Later the same day, I retracted my submission to the crew at Latino Rebels as I began discussing my intentions with Ashton Woods, founder of Black Lives Matter in Houston. Ashton would help to calm me down as he always does. He’s a much stronger soul than I am.
The insane news cycle of this past week began to have the same effect on me as what I experienced over the summer. The difference this time is I have established a support system involving friends, family, and colleagues. We set some ground rules based on subtle cues that dictate when those closest to me should or shouldn’t approach me seeking answers. One of those subtle cues is when I try to detach myself from my surroundings. When that occurs, my teenage sons noticed, I attempt to seclude myself and I have a tendency to sit in silence. My 17-year-old, who meditates with me regularly, suggested additional meditation to ease my mind.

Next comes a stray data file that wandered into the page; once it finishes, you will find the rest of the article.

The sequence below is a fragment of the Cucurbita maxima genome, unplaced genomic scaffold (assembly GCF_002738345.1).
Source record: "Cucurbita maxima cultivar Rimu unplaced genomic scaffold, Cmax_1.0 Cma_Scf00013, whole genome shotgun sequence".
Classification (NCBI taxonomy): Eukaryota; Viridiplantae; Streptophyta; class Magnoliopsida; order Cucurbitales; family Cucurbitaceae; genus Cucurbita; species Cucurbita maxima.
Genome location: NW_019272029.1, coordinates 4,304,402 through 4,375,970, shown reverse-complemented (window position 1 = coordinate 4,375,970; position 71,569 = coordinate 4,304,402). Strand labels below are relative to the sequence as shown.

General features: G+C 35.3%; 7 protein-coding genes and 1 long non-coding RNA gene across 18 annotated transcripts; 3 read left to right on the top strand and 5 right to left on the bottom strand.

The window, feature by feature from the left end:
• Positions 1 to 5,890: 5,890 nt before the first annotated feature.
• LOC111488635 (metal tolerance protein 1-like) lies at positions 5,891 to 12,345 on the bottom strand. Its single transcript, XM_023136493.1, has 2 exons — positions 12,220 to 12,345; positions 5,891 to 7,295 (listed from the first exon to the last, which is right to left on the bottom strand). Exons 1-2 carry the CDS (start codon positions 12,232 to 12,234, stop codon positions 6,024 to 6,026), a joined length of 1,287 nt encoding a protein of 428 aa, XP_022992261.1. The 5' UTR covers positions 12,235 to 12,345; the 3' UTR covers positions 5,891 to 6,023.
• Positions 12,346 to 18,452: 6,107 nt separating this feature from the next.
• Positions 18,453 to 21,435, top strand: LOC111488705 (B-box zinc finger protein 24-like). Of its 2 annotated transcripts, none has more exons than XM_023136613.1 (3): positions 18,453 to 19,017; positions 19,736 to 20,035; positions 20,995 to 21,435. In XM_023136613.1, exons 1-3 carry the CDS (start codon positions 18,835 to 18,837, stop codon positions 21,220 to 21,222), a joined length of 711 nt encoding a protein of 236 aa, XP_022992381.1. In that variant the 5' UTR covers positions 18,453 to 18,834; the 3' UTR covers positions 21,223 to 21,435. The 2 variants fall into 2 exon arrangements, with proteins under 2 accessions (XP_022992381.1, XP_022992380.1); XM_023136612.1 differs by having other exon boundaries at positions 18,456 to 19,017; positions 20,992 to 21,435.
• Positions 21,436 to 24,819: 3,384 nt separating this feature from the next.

Following through on his suggestions has helped me more than anything else during these trying times. For that, I am eternally grateful.
Since having a stroke, my family struggles to make ends meet every single day. I can no longer work in my previous career(s) which involved long hours, physical labor, and the stresses that come with being a business owner. This is precisely the reason I began writing full-time while maintaining my activism and advocacy goals. I have always taken the time to write, however, I never wrote full-time. That is, of course, until I found myself with the time on my hands to do so.
As any writer knows, being a writer is a long and arduous process. Particularly, if we are trying to make a living doing it. Sure, there are thousands of how-tos out there claiming to have the secrets to success in writing. While those secrets may have worked for the writer, we all understand that without a following there will never be enough income to financially support a family. Needless to say, it’s a struggle and there is no singular solution for all writers.